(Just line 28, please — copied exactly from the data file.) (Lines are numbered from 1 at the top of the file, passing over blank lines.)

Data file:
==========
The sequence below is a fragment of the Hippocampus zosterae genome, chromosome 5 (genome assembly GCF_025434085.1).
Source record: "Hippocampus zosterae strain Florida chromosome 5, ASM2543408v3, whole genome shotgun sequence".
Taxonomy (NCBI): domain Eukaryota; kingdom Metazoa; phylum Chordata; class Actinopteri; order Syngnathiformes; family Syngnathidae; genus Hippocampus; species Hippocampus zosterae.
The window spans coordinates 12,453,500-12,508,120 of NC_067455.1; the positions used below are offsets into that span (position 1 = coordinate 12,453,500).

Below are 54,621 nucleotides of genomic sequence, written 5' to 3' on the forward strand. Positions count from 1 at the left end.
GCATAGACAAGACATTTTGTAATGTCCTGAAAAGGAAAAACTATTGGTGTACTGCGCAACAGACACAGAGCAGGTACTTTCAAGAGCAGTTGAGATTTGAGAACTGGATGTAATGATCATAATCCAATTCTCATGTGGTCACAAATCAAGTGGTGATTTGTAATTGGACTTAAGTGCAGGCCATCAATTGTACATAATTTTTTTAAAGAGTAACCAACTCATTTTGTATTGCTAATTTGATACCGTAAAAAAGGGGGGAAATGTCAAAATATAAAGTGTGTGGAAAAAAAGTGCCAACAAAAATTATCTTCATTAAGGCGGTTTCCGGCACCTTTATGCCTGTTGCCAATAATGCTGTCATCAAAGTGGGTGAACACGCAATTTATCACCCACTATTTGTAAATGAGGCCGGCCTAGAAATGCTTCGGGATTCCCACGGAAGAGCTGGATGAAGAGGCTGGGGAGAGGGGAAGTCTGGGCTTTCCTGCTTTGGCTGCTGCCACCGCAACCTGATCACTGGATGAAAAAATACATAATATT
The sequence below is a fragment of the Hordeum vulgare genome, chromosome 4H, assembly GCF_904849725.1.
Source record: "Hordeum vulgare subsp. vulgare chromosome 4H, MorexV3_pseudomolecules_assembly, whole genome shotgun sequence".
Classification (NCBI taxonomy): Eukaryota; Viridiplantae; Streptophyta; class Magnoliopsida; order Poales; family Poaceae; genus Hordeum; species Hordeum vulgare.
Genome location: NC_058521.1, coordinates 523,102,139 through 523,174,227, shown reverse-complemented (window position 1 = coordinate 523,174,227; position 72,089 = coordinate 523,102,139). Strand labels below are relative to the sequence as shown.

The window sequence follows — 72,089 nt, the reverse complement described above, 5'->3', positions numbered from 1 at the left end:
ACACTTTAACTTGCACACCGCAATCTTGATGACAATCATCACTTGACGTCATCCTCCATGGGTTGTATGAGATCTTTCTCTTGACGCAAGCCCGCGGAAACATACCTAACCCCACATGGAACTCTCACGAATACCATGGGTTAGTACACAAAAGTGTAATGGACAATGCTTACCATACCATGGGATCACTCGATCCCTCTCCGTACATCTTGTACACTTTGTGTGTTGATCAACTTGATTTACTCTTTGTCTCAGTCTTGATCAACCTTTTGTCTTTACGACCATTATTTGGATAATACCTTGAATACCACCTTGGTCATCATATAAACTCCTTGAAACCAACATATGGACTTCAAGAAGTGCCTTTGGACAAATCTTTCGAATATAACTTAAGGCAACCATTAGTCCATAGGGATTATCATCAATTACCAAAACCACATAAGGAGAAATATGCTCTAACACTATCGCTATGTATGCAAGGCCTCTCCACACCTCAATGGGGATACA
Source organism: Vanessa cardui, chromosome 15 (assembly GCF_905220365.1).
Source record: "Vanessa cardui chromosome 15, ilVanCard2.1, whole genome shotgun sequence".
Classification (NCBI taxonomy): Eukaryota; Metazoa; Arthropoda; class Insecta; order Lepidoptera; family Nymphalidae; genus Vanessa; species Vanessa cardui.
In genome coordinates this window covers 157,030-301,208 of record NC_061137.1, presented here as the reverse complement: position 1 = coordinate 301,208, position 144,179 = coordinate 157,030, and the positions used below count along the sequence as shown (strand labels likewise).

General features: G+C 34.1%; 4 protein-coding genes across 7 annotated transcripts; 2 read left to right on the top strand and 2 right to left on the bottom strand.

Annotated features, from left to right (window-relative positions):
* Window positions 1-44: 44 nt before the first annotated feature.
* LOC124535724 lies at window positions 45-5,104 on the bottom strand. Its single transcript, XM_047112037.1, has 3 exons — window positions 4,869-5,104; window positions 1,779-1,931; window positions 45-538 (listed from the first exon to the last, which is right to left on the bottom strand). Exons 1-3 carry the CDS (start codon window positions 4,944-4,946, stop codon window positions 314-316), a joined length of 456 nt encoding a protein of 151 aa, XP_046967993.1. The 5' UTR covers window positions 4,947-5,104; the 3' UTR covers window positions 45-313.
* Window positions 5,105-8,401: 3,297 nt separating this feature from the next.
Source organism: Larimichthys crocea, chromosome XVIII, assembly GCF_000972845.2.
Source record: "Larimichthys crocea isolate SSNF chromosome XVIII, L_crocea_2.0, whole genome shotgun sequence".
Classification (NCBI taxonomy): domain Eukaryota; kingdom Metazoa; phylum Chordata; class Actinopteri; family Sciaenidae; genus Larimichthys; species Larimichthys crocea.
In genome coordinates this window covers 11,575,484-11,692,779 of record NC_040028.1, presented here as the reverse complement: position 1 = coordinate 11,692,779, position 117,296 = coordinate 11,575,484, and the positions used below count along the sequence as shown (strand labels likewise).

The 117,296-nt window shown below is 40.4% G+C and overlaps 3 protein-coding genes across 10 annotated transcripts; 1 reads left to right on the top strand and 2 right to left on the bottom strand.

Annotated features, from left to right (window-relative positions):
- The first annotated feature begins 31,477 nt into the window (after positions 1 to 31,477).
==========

- The first annotated feature begins 31,477 nt into the window (after positions 1 to 31,477).